Background: Green tea (GT) extract may play a role in body weight regulation. Suggested mechanisms are decreased fat absorption and increased energy expenditure.
Objective: We examined whether GT supplementation for 12 wk has beneficial effects on weight control via a reduction in dietary lipid absorption as well as an increase in resting energy expenditure (REE).
Methods: Sixty Caucasian men and women [BMI (in kg/m²): 18-25 or >25; age: 18-50 y] were included in a randomized placebo-controlled study in which fecal energy content (FEC), fecal fat content (FFC), resting energy expenditure, respiratory quotient (RQ), body composition, and physical activity were measured twice (baseline vs. week 12). For 12 wk, subjects consumed either GT (>0.56 g/d epigallocatechin gallate + 0.28-0.45 g/d caffeine) or placebo capsules. Before the measurements, subjects recorded energy intake for 4 consecutive days and collected feces for 3 consecutive days.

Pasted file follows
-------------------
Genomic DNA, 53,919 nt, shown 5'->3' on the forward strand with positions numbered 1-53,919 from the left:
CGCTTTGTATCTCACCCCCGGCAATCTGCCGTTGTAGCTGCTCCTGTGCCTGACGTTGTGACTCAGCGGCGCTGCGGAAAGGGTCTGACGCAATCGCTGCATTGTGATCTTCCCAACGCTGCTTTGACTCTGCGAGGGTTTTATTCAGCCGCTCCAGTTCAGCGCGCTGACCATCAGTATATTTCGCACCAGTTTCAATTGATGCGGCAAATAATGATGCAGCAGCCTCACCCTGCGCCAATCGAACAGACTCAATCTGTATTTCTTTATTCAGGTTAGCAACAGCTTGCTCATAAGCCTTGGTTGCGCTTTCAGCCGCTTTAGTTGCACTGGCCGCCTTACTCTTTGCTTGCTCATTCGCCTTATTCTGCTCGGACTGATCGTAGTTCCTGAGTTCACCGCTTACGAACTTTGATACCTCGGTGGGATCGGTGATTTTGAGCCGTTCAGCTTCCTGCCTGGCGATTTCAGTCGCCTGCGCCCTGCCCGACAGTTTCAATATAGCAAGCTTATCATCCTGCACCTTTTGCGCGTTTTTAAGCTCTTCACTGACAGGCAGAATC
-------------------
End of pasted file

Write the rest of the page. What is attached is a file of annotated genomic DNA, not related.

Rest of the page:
Results: No significant differences between groups and no significant changes over time were observed for the measured variables. Overall means ± SDs were 7.2 ± 3.8 g/d, 6.1 ± 1.2 MJ/d, 67.3 ± 14.3 kg, and 29.8 ± 8.6% for FFC, REE, body weight, and body fat percentage, respectively.
Conclusion: GT supplementation for 12 wk in 60 men and women did not have a significant effect on FEC, FFC, REE, RQ, and body composition.
Trial registration: ClinicalTrials.gov NCT01556321.
Keywords: body composition; fat absorption; green tea; long-term effects; resting energy expenditure.
© 2015 American Society for Nutrition.